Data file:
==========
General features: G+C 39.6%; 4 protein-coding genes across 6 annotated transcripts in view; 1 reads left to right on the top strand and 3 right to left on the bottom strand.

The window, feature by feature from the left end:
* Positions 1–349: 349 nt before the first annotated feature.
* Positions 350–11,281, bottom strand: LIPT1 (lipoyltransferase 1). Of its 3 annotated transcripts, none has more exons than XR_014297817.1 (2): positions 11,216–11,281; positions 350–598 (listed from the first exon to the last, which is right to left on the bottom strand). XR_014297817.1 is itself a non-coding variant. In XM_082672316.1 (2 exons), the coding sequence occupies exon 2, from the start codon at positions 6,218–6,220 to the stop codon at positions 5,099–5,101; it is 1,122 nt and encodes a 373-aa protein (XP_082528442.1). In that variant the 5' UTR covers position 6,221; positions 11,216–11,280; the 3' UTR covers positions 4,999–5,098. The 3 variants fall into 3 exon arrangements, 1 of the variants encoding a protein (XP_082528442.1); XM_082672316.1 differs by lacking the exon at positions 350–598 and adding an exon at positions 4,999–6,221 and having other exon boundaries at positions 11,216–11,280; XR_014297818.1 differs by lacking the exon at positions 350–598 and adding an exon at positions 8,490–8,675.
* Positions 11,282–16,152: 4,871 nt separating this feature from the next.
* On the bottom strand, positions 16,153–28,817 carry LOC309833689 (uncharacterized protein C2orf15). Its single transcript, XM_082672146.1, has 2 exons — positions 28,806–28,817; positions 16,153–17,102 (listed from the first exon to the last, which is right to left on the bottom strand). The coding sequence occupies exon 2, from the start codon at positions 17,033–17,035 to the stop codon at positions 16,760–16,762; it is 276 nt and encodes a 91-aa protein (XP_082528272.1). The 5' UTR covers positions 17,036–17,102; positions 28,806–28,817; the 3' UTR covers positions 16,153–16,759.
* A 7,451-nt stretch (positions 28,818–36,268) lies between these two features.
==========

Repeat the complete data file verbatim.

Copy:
General features: G+C 39.6%; 4 protein-coding genes across 6 annotated transcripts in view; 1 reads left to right on the top strand and 3 right to left on the bottom strand.

The window, feature by feature from the left end:
* Positions 1–349: 349 nt before the first annotated feature.
* Positions 350–11,281, bottom strand: LIPT1 (lipoyltransferase 1). Of its 3 annotated transcripts, none has more exons than XR_014297817.1 (2): positions 11,216–11,281; positions 350–598 (listed from the first exon to the last, which is right to left on the bottom strand). XR_014297817.1 is itself a non-coding variant. In XM_082672316.1 (2 exons), the coding sequence occupies exon 2, from the start codon at positions 6,218–6,220 to the stop codon at positions 5,099–5,101; it is 1,122 nt and encodes a 373-aa protein (XP_082528442.1). In that variant the 5' UTR covers position 6,221; positions 11,216–11,280; the 3' UTR covers positions 4,999–5,098. The 3 variants fall into 3 exon arrangements, 1 of the variants encoding a protein (XP_082528442.1); XM_082672316.1 differs by lacking the exon at positions 350–598 and adding an exon at positions 4,999–6,221 and having other exon boundaries at positions 11,216–11,280; XR_014297818.1 differs by lacking the exon at positions 350–598 and adding an exon at positions 8,490–8,675.
* Positions 11,282–16,152: 4,871 nt separating this feature from the next.
* On the bottom strand, positions 16,153–28,817 carry LOC309833689 (uncharacterized protein C2orf15). Its single transcript, XM_082672146.1, has 2 exons — positions 28,806–28,817; positions 16,153–17,102 (listed from the first exon to the last, which is right to left on the bottom strand). The coding sequence occupies exon 2, from the start codon at positions 17,033–17,035 to the stop codon at positions 16,760–16,762; it is 276 nt and encodes a 91-aa protein (XP_082528272.1). The 5' UTR covers positions 17,036–17,102; positions 28,806–28,817; the 3' UTR covers positions 16,153–16,759.
* A 7,451-nt stretch (positions 28,818–36,268) lies between these two features.